Educational Diagnostician Career

Job Description: Investigate processes of learning and teaching and develop psychological principles and techniques applicable to educational problems.

*A job as an Educational Diagnostician falls under the broader career category of School Psychologists. The information on this page will generally apply to all careers in this category. We are still seeking more specific information about this career from experts in this field. If you can provide us with more information, .

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Educational Diagnostician Career

What Educational Diagnosticians do:

  • Assess an individual child's needs, limitations, and potential, using observation, review of school records, and consultation with parents and school personnel.
  • Attend workshops, seminars, or professional meetings to remain informed of new developments in school psychology.
  • Counsel children and families to help solve conflicts and problems in learning and adjustment.
  • Promote an understanding of child development and its relationship to learning and behavior.
  • Provide consultation to parents, teachers, administrators, and others on topics such as learning styles and behavior modification techniques.
  • Collaborate with other educational professionals to develop teaching strategies and school programs.
  • Compile and interpret students' test results, along with information from teachers and parents, to diagnose conditions, and to help assess eligibility for special services.
  • Interpret test results and prepare psychological reports for teachers, administrators, and parents.
  • Develop individualized educational plans in collaboration with teachers and other staff members.
  • Refer students and their families to appropriate community agencies for medical, vocational, or social services.
  • Serve as a resource to help families and schools deal with crises, such as separation and loss.
  • Collect and analyze data to evaluate the effectiveness of academic programs and other services, such as behavioral management systems.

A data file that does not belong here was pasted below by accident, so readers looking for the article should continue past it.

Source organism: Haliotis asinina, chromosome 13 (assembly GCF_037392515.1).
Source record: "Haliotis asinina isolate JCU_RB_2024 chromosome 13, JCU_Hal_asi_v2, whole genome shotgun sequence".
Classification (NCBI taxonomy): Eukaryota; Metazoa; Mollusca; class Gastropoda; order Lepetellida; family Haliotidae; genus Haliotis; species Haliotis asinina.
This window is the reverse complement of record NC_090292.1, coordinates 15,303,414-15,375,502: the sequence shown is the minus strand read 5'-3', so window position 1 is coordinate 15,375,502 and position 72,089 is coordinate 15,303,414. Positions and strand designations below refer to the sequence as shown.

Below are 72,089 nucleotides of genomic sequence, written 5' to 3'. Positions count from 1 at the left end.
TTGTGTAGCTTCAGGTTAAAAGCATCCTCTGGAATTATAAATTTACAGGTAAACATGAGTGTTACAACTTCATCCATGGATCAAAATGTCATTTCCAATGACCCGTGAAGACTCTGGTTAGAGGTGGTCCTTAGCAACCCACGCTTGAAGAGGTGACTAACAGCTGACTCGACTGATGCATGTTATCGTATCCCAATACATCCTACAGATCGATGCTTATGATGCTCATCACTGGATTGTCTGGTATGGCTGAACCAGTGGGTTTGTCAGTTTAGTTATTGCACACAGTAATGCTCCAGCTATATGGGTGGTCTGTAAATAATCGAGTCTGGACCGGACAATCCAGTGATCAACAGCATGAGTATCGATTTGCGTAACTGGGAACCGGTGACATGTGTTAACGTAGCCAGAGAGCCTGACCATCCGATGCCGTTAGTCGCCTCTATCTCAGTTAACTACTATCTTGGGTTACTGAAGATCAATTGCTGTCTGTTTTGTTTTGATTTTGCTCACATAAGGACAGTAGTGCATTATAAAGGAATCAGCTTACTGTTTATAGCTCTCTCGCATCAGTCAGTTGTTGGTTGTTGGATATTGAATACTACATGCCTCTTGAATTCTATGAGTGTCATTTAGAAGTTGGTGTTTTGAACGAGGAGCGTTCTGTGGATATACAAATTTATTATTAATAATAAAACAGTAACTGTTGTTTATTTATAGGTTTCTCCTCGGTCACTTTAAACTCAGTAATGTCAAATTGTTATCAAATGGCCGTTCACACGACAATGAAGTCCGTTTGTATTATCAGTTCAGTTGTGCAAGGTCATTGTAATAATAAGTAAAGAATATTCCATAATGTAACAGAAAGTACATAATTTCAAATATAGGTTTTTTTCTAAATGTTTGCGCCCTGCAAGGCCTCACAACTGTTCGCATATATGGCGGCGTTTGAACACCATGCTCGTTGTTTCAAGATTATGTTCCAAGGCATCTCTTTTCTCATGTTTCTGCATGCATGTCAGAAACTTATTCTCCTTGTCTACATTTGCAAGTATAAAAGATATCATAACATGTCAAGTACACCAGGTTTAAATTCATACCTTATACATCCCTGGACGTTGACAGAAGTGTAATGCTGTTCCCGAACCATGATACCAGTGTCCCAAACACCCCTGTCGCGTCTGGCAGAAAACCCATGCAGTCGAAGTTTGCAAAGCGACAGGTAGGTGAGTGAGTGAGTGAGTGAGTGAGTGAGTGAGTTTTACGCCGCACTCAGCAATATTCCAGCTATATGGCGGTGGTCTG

• Provide educational programs on topics such as classroom management, teaching strategies, or parenting skills.
  • Report any pertinent information to the proper authorities in cases of child endangerment, neglect, or abuse.
  • Maintain student records, including special education reports, confidential records, records of services provided, and behavioral data.
  • Select, administer, and score psychological tests.
  • Initiate and direct efforts to foster tolerance, understanding, and appreciation of diversity in school communities.
  • Conduct research to generate new knowledge that can be used to address learning and behavior issues.
  • Design classes and programs to meet the needs of special students.

What work activities are most important?

Importance Activities

Getting Information - Observing, receiving, and otherwise obtaining information from all relevant sources.

Communicating with Supervisors, Peers, or Subordinates - Providing information to supervisors, co-workers, and subordinates by telephone, in written form, e-mail, or in person.

Establishing and Maintaining Interpersonal Relationships - Developing constructive and cooperative working relationships with others, and maintaining them over time.

Making Decisions and Solving Problems - Analyzing information and evaluating results to choose the best solution and solve problems.

Documenting/Recording Information - Entering, transcribing, recording, storing, or maintaining information in written or electronic/magnetic form.

Interpreting the Meaning of Information for Others - Translating or explaining what information means and how it can be used.